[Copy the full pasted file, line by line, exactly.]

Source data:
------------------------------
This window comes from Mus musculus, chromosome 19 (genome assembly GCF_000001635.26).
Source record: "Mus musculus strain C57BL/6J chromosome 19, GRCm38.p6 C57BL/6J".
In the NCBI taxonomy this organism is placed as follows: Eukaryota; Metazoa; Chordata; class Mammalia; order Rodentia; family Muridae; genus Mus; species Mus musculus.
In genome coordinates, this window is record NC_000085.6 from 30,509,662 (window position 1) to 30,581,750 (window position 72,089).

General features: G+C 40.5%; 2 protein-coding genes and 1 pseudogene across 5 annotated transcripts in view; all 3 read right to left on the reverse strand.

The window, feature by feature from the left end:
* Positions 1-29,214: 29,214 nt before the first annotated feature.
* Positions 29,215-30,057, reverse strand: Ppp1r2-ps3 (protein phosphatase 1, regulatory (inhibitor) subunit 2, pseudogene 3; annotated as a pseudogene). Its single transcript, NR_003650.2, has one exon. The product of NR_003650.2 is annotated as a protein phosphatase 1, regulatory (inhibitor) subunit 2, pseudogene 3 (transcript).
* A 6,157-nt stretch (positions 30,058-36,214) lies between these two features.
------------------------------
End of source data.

This window comes from Mus musculus, chromosome 19 (genome assembly GCF_000001635.26).
Source record: "Mus musculus strain C57BL/6J chromosome 19, GRCm38.p6 C57BL/6J".
In the NCBI taxonomy this organism is placed as follows: Eukaryota; Metazoa; Chordata; class Mammalia; order Rodentia; family Muridae; genus Mus; species Mus musculus.
In genome coordinates, this window is record NC_000085.6 from 30,509,662 (window position 1) to 30,581,750 (window position 72,089).

General features: G+C 40.5%; 2 protein-coding genes and 1 pseudogene across 5 annotated transcripts in view; all 3 read right to left on the reverse strand.

The window, feature by feature from the left end:
* Positions 1-29,214: 29,214 nt before the first annotated feature.
* Positions 29,215-30,057, reverse strand: Ppp1r2-ps3 (protein phosphatase 1, regulatory (inhibitor) subunit 2, pseudogene 3; annotated as a pseudogene). Its single transcript, NR_003650.2, has one exon. The product of NR_003650.2 is annotated as a protein phosphatase 1, regulatory (inhibitor) subunit 2, pseudogene 3 (transcript).
* A 6,157-nt stretch (positions 30,058-36,214) lies between these two features.